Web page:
Growth patterns of noetiid ligaments: implications of developmental models for the origin of an evolutionary novelty among arcoid bivalves
R. D. K. Thomas, A. Madzvamuse, P. K. Maini, A. J. Wathen, 2000. "Growth patterns of noetiid ligaments: implications of developmental models for the origin of an evolutionary novelty among arcoid bivalves", The Evolutionary Biology of the Bivalvia, E. M. Harper, J. D. Taylor, J. A. Crame
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The dorsal ligaments of arcoid bivalves typically consist of oblique, lamellar and fibrous sheets, alternating along the hinge so that their attachments form characteristic chevron patterns. New elements are added at or near the middle of the pattern, as the ligament grows ventrally and gets longer. Most Palaeozoic arcoids exhibit this growth pattern, which still predominates among their living descendants. Early in the Cretaceous, a novel pattern emerged, with vertical strips of lamellar ligament embedded in grooves in the sheet of fibrous ligament which is attached to each valve. In contrast with the chevron, duplivincular ligament, new elements are added to each end of the noetiid ligament, anteriorly and posteriorly. This distinctive growth pattern is the defining character of the family Noetiidae.
Remarkable variation among individuals within populations of a living limopsid arcoid includes forms with vertical strips of lamellar ligament. These variants suggest how the noetiid growth pattern could have been derived from the duplivincular pattern. Computer simulations show that such patterns can be generated by a reaction–diffusion mechanism of the sort first conceived by Turing (1952, Philosophical Transactions of the Royal Society, London, Series B, 237, 37–72). Moreover, the noetiid growth pattern can simply be derived from the duplivincular pattern by a developmental switch based, for example, on a change in boundary conditions. These results indicate that striking differences in form may arise from modest changes in the developmental process. The evolution of the Noetiidae, members of which are quite disparate in overall shell form, should be reassessed. The derived character on which this family is based may not be uniquely shared, so the group could well be polyphyletic.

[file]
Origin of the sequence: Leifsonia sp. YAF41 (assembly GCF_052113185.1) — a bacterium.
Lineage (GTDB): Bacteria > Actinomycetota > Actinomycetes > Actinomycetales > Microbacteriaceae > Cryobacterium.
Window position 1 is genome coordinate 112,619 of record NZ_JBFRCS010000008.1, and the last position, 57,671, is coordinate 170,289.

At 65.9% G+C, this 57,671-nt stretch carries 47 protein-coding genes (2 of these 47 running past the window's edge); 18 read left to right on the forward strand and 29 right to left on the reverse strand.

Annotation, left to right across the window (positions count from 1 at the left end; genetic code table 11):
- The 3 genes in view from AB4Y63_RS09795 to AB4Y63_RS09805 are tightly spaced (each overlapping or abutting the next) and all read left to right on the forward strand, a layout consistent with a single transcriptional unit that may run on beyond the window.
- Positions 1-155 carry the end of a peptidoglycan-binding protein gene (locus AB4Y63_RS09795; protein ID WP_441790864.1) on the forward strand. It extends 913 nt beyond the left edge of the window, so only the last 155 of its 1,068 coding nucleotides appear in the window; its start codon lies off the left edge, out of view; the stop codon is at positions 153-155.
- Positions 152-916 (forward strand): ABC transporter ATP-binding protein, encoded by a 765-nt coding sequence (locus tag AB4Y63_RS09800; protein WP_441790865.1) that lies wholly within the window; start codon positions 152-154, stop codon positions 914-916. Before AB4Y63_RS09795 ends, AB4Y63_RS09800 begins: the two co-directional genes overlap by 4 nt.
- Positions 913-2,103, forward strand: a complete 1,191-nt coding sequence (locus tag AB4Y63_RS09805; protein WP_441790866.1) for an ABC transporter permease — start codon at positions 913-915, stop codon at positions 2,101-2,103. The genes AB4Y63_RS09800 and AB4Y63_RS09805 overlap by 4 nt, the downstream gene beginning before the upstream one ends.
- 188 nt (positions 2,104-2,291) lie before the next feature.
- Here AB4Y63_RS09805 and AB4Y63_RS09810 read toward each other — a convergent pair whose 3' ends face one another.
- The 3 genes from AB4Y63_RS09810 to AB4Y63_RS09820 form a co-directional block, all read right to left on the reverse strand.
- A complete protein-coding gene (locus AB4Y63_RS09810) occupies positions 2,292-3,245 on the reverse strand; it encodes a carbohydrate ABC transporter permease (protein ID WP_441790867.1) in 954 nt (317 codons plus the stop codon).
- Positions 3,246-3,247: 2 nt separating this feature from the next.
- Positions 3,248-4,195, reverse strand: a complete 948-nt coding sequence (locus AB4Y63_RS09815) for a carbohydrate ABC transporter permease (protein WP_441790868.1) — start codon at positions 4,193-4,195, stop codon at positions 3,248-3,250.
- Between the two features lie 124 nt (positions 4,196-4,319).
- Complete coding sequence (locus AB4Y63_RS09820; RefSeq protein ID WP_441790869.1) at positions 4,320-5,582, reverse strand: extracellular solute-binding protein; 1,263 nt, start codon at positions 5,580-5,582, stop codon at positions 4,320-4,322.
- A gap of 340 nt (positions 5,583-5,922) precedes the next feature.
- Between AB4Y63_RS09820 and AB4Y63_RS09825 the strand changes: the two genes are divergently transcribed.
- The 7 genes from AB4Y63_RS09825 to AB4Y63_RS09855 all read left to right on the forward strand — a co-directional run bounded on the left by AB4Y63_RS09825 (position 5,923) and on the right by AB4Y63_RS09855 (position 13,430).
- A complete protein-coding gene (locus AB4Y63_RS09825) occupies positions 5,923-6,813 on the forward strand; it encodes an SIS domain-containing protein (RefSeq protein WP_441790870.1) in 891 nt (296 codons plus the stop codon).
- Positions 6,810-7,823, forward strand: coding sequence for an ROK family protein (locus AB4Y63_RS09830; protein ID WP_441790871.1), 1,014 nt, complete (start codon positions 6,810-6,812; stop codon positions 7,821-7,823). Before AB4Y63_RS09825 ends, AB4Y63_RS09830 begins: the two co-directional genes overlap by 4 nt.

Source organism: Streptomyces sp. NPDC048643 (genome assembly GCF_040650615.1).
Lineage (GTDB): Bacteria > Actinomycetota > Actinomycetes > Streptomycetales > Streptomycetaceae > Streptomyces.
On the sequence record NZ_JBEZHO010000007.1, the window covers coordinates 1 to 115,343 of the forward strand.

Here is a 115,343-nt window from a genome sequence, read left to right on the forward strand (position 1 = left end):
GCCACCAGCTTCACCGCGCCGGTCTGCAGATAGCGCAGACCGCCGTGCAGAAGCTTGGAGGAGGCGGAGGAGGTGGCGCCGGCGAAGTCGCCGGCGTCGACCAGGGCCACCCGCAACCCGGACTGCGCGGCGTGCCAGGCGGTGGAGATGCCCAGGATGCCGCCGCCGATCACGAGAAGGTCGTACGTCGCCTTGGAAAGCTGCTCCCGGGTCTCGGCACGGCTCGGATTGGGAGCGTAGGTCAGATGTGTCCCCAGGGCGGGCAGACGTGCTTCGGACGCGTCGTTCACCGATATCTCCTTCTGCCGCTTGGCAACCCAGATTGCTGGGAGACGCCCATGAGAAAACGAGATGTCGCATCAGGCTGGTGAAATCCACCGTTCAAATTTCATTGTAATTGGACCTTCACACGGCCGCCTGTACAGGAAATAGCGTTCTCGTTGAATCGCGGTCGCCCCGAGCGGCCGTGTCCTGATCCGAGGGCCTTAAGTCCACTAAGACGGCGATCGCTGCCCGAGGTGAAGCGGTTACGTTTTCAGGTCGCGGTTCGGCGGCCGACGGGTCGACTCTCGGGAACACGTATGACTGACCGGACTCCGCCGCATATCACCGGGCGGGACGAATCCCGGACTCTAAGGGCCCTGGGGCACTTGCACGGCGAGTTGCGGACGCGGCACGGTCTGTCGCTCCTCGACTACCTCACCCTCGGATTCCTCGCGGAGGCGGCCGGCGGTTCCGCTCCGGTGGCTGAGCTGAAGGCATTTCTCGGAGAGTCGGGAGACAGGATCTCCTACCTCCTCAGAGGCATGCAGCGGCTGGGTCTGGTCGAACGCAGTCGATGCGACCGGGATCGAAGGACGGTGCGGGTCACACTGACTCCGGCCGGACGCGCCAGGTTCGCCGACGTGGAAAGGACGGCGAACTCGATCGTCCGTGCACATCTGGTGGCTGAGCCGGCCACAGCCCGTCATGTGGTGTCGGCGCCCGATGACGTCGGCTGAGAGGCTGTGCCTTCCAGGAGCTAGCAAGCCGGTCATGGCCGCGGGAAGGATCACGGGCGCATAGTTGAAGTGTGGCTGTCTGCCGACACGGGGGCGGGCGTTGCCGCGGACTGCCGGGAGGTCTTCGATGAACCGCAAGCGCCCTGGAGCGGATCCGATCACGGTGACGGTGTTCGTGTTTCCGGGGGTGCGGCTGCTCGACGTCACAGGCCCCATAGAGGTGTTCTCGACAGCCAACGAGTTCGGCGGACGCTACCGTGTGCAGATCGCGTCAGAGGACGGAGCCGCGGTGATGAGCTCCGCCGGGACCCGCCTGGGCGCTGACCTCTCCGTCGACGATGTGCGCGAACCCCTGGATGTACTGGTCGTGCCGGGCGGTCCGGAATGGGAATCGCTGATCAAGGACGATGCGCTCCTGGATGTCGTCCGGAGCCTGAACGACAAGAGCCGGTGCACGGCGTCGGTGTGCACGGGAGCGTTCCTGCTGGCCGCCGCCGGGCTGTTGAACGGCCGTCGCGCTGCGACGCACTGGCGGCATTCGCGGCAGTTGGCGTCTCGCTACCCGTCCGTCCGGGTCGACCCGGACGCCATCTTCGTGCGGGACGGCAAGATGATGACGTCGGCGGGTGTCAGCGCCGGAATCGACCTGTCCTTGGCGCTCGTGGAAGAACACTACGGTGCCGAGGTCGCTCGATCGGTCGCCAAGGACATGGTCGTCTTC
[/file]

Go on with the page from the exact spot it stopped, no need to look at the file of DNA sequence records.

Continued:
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The Evolutionary Biology of the Bivalvia
Bivalves are key components of Recent marine and freshwater ecosystems and have been so for most of the Phanerozoic. Their rich and long fossil record, combined with their abundance and diversity in modern seas, has made bivalves the ideal subject of palaeobiological and evolutionary studies. Despite this, however, topics such as the early evolution of the class, relationships between various taxa and the life habits of some key extinct forms have remained remarkably unclear.
In the last few years there has been enormous expansion in the range of techniques available to both palaeontologists and zoologists and key discoveries of new faunas which shed new light on the evolutionary biology of this important class.
This volume integrates palaeontological and zoological approaches and sheds new light on the course of bivalve evolution. This series of 32 original papers tackles key issues including: up to date molecular phylogenies of major groups; new hard and soft tissue morphological cladistic analyses; reassessments of the early Palaeozoic radiation; important new observations on form and functional morphology; analyses of biogeography and biodiversity; novel (palaeo)ecological studies